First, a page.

Learning in a Sexist and Antireligion Setting School dress codes not only limit students freedom of expression but condemns girl’s bodies as well as ‘’feminine’’ tendencies on boys. A school dress code is a series of rules that school boards create intending to restraint the way students dress. This policy was originally created to make schools a safe learning environment; however, this policy has caused many complications in schools around the world because student’s rights are being taken away. From sexism to religion intolerance, these codes have been doing more damage than good. School dress codes make boys think that they should not have their hair long because it would be too girly for them and young girls feel they are doing
A lot of the time when we think of the word dress code we think “annoying” or “dumb”. But for a lot of women in school it’s a lot more than that. While the purpose of the dress code might be to help women in later life all it does is make a young women feel uncomfortable in her own skin. This sexualization of women doesn’t only affect them in school but for the rest of their life. Even a mother trying to breastfeed her child in public is shameful and inappropriate.
Our clothing is another way to express our feelings and to show people who we are. Girls are also different shapes and sizes so clothes don’t fit the same. The last thing I want to talk about is the money spent on making sure your clothes fit the dress code. Throughout this essay I will show why each of these examples are crushing girls’ self-esteem. The sexism problem is that many schools are targeting girls for violations and having dress code restrictions that sexualize students and make them seem like objects instead of humans with bodies.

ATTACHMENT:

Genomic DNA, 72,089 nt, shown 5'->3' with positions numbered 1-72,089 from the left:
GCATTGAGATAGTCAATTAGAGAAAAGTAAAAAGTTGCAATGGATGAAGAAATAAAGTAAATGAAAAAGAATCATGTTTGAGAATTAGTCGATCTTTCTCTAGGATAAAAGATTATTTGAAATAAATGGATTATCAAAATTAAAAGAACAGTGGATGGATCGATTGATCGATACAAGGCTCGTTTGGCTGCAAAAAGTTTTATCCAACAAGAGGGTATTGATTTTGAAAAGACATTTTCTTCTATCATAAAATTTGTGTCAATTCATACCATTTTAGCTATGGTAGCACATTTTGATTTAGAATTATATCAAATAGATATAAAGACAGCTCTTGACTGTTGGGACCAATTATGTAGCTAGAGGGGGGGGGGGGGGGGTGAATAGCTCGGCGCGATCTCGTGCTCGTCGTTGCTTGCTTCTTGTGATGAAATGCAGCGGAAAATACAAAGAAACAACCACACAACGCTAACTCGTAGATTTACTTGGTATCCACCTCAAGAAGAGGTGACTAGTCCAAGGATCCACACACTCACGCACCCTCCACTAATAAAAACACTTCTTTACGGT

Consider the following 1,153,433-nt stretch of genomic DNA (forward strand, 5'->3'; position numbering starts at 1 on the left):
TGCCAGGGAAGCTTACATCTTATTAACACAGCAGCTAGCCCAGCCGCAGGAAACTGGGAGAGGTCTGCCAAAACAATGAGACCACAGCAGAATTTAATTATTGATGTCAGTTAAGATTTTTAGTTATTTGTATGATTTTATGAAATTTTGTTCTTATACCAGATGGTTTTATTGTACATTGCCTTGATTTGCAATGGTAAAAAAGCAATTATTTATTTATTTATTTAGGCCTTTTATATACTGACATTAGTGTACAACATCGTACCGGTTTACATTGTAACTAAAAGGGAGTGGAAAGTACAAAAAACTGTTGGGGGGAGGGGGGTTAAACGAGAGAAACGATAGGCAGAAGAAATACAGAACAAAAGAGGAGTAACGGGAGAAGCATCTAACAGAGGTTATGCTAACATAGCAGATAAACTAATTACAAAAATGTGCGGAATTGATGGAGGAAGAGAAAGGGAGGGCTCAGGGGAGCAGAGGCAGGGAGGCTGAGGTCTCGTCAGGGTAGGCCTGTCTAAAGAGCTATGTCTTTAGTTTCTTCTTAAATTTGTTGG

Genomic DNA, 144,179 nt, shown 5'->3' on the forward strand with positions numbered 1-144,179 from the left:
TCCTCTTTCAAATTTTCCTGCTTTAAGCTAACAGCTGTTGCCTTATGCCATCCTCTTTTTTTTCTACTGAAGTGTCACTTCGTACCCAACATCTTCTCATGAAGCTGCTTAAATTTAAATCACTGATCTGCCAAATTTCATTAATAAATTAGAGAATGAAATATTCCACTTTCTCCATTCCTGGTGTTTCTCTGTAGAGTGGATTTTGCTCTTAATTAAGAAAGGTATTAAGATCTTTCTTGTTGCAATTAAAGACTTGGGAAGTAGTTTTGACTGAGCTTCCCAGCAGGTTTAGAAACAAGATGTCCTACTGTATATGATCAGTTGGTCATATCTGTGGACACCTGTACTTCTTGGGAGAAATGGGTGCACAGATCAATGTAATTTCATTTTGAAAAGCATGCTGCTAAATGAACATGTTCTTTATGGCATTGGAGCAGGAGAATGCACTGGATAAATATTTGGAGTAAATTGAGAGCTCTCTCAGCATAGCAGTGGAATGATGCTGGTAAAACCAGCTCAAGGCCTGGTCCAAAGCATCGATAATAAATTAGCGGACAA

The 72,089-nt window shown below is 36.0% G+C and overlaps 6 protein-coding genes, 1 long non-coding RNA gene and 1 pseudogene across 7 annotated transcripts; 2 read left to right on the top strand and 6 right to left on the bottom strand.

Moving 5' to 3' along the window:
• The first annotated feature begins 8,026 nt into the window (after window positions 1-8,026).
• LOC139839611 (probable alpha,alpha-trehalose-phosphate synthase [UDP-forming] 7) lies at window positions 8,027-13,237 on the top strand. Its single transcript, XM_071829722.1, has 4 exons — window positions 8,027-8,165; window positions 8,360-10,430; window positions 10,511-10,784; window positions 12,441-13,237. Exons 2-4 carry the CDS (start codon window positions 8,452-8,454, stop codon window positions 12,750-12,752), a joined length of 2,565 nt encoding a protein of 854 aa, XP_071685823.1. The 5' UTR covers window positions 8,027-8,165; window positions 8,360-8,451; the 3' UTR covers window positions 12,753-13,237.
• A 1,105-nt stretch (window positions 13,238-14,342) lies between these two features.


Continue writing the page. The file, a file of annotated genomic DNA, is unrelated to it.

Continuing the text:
Loose-fitting or non-skinny jeans are hard to find for teens and pre-teens anymore, and leggings com... ... middle of paper ... ... they like, and clothes are a part of that. While dress codes are a necessity in schools to regulate what is and is not appropriate for the learning environment, the fact that they place blame on females for how they are treated because of their clothing is completely sexist and unfair. Hardly ever is a boy busted for wearing athletic shorts or bro-tanks when he should not be, but as soon as a girl wears leggings or shows her shoulders, she is persecuted and given punishment. This is about as unfair as school systems can be, and it also sends the message to girls that what they perceive as being cute and fashionable is perceived by others as “offensive” and that it is their fault for anything bad that happens to them. These ideas should be changed so girls do not have to feel guilty and boys can stop thinking that their behavior in these situations is acceptable.
What if this girl has long legs, and the skirt automatically appears short on her because of this, should she be forced to buy bigger sizes to accommodate the longer length, yet have the skirt basically fall off at the waist? So to reprimand the girl, the school principle will send her home for the day because they believe her clothing is affecting the learning atmosphere. However, sending her home is also affecting her learning. Most high school students would love to be forced to leave school anyway, so the punishment is really quite contradicting. High school students wear clothing that they feel comfortable in.